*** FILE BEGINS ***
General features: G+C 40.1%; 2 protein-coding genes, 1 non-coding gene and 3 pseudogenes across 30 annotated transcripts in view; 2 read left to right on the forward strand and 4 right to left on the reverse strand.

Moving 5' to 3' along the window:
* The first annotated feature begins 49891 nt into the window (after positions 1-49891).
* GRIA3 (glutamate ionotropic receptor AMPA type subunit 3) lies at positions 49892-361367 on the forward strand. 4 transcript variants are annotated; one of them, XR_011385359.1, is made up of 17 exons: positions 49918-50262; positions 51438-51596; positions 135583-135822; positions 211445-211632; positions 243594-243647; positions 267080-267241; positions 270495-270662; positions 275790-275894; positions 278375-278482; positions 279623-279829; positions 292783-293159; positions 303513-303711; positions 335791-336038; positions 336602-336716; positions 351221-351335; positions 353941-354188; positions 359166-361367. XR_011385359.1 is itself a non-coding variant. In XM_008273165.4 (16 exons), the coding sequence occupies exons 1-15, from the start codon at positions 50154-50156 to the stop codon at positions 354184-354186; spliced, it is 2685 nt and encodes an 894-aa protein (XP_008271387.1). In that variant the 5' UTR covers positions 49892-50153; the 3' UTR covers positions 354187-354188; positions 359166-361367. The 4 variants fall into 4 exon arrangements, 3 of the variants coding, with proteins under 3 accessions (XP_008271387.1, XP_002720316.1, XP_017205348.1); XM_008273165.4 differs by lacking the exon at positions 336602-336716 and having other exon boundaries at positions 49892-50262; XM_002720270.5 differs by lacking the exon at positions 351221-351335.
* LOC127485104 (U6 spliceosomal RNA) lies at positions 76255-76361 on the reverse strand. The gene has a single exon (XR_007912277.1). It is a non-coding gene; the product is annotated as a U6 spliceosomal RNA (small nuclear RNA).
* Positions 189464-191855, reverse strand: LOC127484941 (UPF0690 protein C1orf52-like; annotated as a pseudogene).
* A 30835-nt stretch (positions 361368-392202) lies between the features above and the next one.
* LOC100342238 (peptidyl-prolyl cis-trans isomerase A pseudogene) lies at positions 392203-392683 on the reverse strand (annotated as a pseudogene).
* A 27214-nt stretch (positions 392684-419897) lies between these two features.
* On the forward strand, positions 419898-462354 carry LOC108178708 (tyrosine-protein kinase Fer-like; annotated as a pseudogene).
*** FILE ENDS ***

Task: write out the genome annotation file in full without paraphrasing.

General features: G+C 40.1%; 2 protein-coding genes, 1 non-coding gene and 3 pseudogenes across 30 annotated transcripts in view; 2 read left to right on the forward strand and 4 right to left on the reverse strand.

Moving 5' to 3' along the window:
* The first annotated feature begins 49891 nt into the window (after positions 1-49891).
* GRIA3 (glutamate ionotropic receptor AMPA type subunit 3) lies at positions 49892-361367 on the forward strand. 4 transcript variants are annotated; one of them, XR_011385359.1, is made up of 17 exons: positions 49918-50262; positions 51438-51596; positions 135583-135822; positions 211445-211632; positions 243594-243647; positions 267080-267241; positions 270495-270662; positions 275790-275894; positions 278375-278482; positions 279623-279829; positions 292783-293159; positions 303513-303711; positions 335791-336038; positions 336602-336716; positions 351221-351335; positions 353941-354188; positions 359166-361367. XR_011385359.1 is itself a non-coding variant. In XM_008273165.4 (16 exons), the coding sequence occupies exons 1-15, from the start codon at positions 50154-50156 to the stop codon at positions 354184-354186; spliced, it is 2685 nt and encodes an 894-aa protein (XP_008271387.1). In that variant the 5' UTR covers positions 49892-50153; the 3' UTR covers positions 354187-354188; positions 359166-361367. The 4 variants fall into 4 exon arrangements, 3 of the variants coding, with proteins under 3 accessions (XP_008271387.1, XP_002720316.1, XP_017205348.1); XM_008273165.4 differs by lacking the exon at positions 336602-336716 and having other exon boundaries at positions 49892-50262; XM_002720270.5 differs by lacking the exon at positions 351221-351335.
* LOC127485104 (U6 spliceosomal RNA) lies at positions 76255-76361 on the reverse strand. The gene has a single exon (XR_007912277.1). It is a non-coding gene; the product is annotated as a U6 spliceosomal RNA (small nuclear RNA).
* Positions 189464-191855, reverse strand: LOC127484941 (UPF0690 protein C1orf52-like; annotated as a pseudogene).
* A 30835-nt stretch (positions 361368-392202) lies between the features above and the next one.
* LOC100342238 (peptidyl-prolyl cis-trans isomerase A pseudogene) lies at positions 392203-392683 on the reverse strand (annotated as a pseudogene).
* A 27214-nt stretch (positions 392684-419897) lies between these two features.
* On the forward strand, positions 419898-462354 carry LOC108178708 (tyrosine-protein kinase Fer-like; annotated as a pseudogene).